The unrest in Yemen is edging towards a civil war, as rival factions vie for control and Islamist militants take advantage of the chaos to gain ground.
Here are some of the facts in the ongoing saga:
Who are the main rivals?
The main conflict is between the southern-based faction led by President Abedrabbo Mansour Hadi, which includes loyalists from the police and military as well as armed militia, and the Houthi movement comprised of minority Shi'ite rebels that have advanced from its base in the north.
The forces allied with the Houthis include members of the former central security force, a unit seen as loyal to former president Ali Abdullah Saleh, who was ousted in 2012 and has been accused of working with the Houthis to restore his influence. The Houthis also count Iran as an ally.
Who are the other groups adding to the fray?
Yemen is home to Al-Qaeda in the Arabian Peninsula (AQAP), an arm of Al-Qaeda that is one of the most active arms, which has carried out attacks abroad.
AQAP opposes both Mr Hadi, an ally in the fight against Al-Qaeda, and the Houthis, who are at war with them. AQAP at one point captured a southern city, killing about 20 soldiers before being driven out by the army.
A Yemen affiliate of the Islamic State in Iraq and Syria (ISIS) has also emerged, and is also seeking to exploit the chaos gripping the country. To complicate things further, the ISIS arm is seeking to siphon support from AQAP, analysts say.
Suicide bombings last Friday at two mosques frequented by members of the Houthis killed 142 people and wounded 351. ISIS has claimed responsibility for them, warning that it was "the tip of the iceberg".
How did the conflict escalate?
The Houthis, who were continually strengthening their power last year, finally stormed the capital Sanaa last September, seizing the state news agency and television station. They took the presidential palace in January, placing Mr Hadi under house arrest, leading to his resignation and that of the prime minister and Cabinet, and effectively placing the country under Houthi control.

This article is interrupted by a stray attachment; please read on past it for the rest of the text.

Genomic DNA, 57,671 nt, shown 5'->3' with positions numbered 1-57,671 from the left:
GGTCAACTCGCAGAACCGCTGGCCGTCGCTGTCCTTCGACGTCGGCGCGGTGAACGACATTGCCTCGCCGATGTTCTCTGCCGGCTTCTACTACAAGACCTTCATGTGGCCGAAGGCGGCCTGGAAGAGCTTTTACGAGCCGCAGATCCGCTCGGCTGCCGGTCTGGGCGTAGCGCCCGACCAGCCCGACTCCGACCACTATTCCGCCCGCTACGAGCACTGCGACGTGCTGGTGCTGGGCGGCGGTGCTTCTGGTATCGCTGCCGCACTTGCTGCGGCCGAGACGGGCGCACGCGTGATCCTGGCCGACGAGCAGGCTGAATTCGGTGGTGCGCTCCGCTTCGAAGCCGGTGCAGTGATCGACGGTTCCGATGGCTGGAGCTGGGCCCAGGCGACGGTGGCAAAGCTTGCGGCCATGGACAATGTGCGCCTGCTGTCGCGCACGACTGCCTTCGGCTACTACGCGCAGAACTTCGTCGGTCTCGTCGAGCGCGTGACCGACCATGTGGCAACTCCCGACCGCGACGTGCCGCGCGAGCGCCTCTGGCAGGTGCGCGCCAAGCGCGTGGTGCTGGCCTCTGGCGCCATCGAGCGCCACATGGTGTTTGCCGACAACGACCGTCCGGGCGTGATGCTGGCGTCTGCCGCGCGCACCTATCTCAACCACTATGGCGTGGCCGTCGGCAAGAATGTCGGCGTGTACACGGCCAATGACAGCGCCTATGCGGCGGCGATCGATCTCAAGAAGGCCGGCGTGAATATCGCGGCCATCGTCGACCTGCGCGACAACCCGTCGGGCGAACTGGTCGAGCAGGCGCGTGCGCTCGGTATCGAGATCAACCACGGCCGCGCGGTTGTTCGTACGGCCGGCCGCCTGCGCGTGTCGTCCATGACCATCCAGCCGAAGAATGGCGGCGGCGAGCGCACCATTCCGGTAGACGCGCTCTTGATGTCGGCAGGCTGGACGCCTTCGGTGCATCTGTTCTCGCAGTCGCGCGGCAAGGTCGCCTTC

But the Sunnis and southern leaders have not recognised the governance of the Houthis, meaning there is potential for further chaos.
Mr Hadi escaped to the southern city of Aden and has temporarily based the government there.
Why does the crisis matter to the rest of the world?
Yemen is located at a strategically important waterway that much of the world's oil shipments pass through. If the Houthis take over the country, it could threaten free passage through the strait.
As the country edges towards civil war, it will also become more unstable, fomenting attacks by militants on global targets, especially Western ones.
Mr Hadi has been a key ally of the West as it fights against AQAP, considered the most dangerous branch of Al-Qaeda. His ouster will pose difficulties for the anti-AQAP campaign.
Finally, the region will also become more unstable as Shi'ite-led Iran is seen as backing the Houthis, while Sunni-led Saudi Arabia supports Mr Hadi. The conflict in Yemen is seen as part of a wider power struggle between Iran and Saudi Arabia
Sources: BBC, Reuters, Agence France-Presse, Straits Times archives